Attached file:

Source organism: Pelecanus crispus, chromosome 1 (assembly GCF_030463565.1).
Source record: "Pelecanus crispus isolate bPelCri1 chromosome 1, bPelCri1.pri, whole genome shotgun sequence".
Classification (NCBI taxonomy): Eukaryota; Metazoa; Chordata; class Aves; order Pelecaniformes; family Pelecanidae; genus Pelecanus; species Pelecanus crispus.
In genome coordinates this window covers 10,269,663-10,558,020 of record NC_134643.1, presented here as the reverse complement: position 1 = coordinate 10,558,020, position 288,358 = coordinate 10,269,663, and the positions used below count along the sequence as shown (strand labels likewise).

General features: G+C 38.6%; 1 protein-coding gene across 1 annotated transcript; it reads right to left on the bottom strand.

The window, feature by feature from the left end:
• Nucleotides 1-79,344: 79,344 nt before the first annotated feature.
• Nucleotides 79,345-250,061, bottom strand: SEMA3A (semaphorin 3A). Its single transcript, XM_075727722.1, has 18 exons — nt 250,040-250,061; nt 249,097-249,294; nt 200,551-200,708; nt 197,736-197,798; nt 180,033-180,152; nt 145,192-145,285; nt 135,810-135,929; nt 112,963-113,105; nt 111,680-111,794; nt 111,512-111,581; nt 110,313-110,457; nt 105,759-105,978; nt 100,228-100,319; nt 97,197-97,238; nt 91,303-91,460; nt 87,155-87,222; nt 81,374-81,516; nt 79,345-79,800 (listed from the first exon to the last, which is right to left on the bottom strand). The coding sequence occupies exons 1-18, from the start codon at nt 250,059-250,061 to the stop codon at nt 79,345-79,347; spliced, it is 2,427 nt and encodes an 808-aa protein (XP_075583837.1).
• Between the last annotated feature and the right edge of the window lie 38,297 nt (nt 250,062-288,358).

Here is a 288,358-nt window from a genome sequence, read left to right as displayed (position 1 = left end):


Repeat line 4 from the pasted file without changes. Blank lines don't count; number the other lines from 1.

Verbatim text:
In genome coordinates this window covers 10,269,663-10,558,020 of record NC_134643.1, presented here as the reverse complement: position 1 = coordinate 10,558,020, position 288,358 = coordinate 10,269,663, and the positions used below count along the sequence as shown (strand labels likewise).